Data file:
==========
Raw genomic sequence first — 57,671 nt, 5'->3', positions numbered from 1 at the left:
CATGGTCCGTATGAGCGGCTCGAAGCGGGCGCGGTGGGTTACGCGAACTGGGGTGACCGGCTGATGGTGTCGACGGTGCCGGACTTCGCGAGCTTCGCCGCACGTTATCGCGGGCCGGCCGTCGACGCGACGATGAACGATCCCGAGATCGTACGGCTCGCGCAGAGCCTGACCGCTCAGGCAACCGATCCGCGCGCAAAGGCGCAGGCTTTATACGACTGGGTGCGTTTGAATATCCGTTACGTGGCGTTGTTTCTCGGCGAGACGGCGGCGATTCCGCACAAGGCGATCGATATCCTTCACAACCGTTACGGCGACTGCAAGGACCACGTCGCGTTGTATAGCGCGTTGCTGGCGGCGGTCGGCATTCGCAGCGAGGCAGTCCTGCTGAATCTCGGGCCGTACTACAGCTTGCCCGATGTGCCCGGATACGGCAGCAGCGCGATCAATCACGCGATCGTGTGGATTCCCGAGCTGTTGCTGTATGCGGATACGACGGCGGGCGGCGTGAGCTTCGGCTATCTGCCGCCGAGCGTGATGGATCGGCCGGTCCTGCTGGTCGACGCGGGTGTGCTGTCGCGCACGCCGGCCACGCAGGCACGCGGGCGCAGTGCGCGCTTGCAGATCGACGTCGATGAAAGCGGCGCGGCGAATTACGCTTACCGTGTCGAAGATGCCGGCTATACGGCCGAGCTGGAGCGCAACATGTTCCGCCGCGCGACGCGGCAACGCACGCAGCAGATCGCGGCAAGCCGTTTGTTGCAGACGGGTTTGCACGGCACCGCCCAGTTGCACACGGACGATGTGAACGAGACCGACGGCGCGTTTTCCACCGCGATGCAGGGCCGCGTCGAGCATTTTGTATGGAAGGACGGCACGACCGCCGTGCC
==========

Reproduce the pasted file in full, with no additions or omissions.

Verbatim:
Raw genomic sequence first — 57,671 nt, 5'->3', positions numbered from 1 at the left:
CATGGTCCGTATGAGCGGCTCGAAGCGGGCGCGGTGGGTTACGCGAACTGGGGTGACCGGCTGATGGTGTCGACGGTGCCGGACTTCGCGAGCTTCGCCGCACGTTATCGCGGGCCGGCCGTCGACGCGACGATGAACGATCCCGAGATCGTACGGCTCGCGCAGAGCCTGACCGCTCAGGCAACCGATCCGCGCGCAAAGGCGCAGGCTTTATACGACTGGGTGCGTTTGAATATCCGTTACGTGGCGTTGTTTCTCGGCGAGACGGCGGCGATTCCGCACAAGGCGATCGATATCCTTCACAACCGTTACGGCGACTGCAAGGACCACGTCGCGTTGTATAGCGCGTTGCTGGCGGCGGTCGGCATTCGCAGCGAGGCAGTCCTGCTGAATCTCGGGCCGTACTACAGCTTGCCCGATGTGCCCGGATACGGCAGCAGCGCGATCAATCACGCGATCGTGTGGATTCCCGAGCTGTTGCTGTATGCGGATACGACGGCGGGCGGCGTGAGCTTCGGCTATCTGCCGCCGAGCGTGATGGATCGGCCGGTCCTGCTGGTCGACGCGGGTGTGCTGTCGCGCACGCCGGCCACGCAGGCACGCGGGCGCAGTGCGCGCTTGCAGATCGACGTCGATGAAAGCGGCGCGGCGAATTACGCTTACCGTGTCGAAGATGCCGGCTATACGGCCGAGCTGGAGCGCAACATGTTCCGCCGCGCGACGCGGCAACGCACGCAGCAGATCGCGGCAAGCCGTTTGTTGCAGACGGGTTTGCACGGCACCGCCCAGTTGCACACGGACGATGTGAACGAGACCGACGGCGCGTTTTCCACCGCGATGCAGGGCCGCGTCGAGCATTTTGTATGGAAGGACGGCACGACCGCCGTGCC